Toronto Pearson International Airport to limit flights during peak travel times

Click to play video: 'Flight caps coming, Toronto Pearson International Airport says'
Flight caps coming, Toronto Pearson International Airport says
WATCH ABOVE: In an effort to reduce flight delays and streamline service, the Greater Toronto Airports Authority says it will soon implement a plan to have fewer flights landing and departing in peak periods. But, as Seán O’Shea reports, it is unclear how these changes will be applied – Feb 28, 2023

Toronto Pearson International Airport is set to limit the number of flights that can land and takeoff at peak travel times in an effort to improve delays.

In a statement sent to Global News, the Greater Toronto Airports Authority (GTAA), which operates Pearson, said the move was part of a series of measures ahead of the March break and summer travel season.

“These include hard limits on the number of commercial flights that can arrive or depart in any given hour along with limits on business/general aviation flights,” a spokesperson said in a statement.

“In addition, measures have been applied to cap the number of passengers that can arrive internationally, or depart to the United States through each terminal, in a given hour,” the statement said.

In a follow-up statement on Tuesday evening, the airport said it was working to “flatten” daily peaks.

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“As opposed to limiting the total number of flights that Toronto Pearson can accommodate over a given period, this work has been predominantly focused on limiting flight activity during certain peak hours, thereby spreading demand out over the course of each day.”

GTAA also said it has brought in an outside firm to do a “baggage system health check.” The check will include interviews and onsite assessment and is slated to be completed by this spring.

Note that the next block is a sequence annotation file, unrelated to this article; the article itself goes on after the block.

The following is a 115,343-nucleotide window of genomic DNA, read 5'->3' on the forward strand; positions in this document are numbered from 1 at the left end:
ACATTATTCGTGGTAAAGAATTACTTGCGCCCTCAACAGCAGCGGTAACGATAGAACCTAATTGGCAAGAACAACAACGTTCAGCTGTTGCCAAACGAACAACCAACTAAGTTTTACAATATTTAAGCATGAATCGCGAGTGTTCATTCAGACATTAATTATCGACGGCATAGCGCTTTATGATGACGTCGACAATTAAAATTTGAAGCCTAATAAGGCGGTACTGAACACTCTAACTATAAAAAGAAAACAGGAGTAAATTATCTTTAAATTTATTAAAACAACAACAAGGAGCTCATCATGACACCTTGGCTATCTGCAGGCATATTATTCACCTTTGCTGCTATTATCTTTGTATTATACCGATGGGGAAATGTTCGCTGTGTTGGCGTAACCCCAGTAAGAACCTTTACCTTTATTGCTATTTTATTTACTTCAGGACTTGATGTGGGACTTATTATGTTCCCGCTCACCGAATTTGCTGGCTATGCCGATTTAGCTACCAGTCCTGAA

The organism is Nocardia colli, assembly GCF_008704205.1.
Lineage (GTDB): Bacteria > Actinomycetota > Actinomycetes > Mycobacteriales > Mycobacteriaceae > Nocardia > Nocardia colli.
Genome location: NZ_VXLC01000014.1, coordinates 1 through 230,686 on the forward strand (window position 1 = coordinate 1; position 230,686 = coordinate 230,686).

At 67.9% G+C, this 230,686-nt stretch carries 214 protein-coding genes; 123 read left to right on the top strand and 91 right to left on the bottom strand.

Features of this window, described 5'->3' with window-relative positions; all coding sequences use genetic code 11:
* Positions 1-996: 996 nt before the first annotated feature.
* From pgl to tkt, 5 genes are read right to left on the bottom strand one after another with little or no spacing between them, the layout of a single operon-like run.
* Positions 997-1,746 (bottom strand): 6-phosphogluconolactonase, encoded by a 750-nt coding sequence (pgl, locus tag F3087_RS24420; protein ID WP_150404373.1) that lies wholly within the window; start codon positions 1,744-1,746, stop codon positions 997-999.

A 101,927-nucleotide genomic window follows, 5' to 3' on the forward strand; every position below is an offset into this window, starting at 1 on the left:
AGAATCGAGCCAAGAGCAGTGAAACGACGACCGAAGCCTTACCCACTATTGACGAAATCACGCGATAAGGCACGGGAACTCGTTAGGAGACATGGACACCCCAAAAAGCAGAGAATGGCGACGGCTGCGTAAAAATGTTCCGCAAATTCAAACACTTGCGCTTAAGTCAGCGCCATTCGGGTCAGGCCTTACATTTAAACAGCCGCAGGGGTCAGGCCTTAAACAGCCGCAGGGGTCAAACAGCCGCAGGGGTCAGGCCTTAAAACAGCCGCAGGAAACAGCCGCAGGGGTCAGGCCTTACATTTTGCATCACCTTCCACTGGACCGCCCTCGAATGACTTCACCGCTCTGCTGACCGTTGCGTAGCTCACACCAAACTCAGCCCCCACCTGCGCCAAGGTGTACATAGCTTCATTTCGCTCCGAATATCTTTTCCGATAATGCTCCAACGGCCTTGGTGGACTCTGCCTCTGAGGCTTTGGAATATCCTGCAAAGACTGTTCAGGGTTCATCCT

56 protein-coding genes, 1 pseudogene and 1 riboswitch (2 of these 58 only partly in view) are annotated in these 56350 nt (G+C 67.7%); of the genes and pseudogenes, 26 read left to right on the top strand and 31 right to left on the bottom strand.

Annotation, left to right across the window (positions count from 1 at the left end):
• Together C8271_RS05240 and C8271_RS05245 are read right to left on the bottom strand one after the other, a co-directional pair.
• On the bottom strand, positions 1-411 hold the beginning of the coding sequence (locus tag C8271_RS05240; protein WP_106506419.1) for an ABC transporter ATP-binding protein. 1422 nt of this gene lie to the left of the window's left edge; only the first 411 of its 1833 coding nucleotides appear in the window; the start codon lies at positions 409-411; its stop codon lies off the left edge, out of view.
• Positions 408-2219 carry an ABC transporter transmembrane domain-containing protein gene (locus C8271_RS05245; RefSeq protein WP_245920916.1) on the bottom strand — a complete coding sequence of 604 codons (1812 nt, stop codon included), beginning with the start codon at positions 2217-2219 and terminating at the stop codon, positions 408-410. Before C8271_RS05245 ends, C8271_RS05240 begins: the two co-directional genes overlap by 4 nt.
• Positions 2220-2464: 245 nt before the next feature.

The change comes after a difficult year for the airport, with a series of issues around delays, cancellations and luggage.

At the beginning of the summer, as flight delays and cancellations plagued the airport, one former Air Canada executive told Global News the Canadian government was caught “flat-footed” by a surge in travel demand, compounding delays.

“The root cause of it is really very poor preparation,” he said. “You have government agencies that are completely unprepared for what everyone knew.”

Data through tracking websites such as Flight Aware in the summer suggested the issue was particularly bad in Toronto.

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One week in July, Toronto Pearson saw 44 per cent of flights come and go on time, up from an average of 35 per cent over the four previous weeks, and far better than the 20 to 25 per cent it was seeing in the early parts of the summer.

In September, a survey found that Pearson was among the lowest airports in North America for customer satisfaction.

The J.D. Power airport satisfaction survey found Pearson ranked 16 out of 20 in the mega airports category, which includes airports that see more than 33 million passengers a year.

The ranking was based on a 1,000-point scale where Pearson received a score of 755, down 25 points from last year and 14 points below the average ranking for major airports.

In the fall, the airport’s record improved. The Canadian Air Transport Security Authority reported that 89 per cent of passengers cleared security in less than 15 minutes during the week of October 10 to 17, 2022, for example.

In November, Pearson announced a new program, YYZ Express, allowing some passengers to book their security slot ahead of time.

— with files from The Canadian Press


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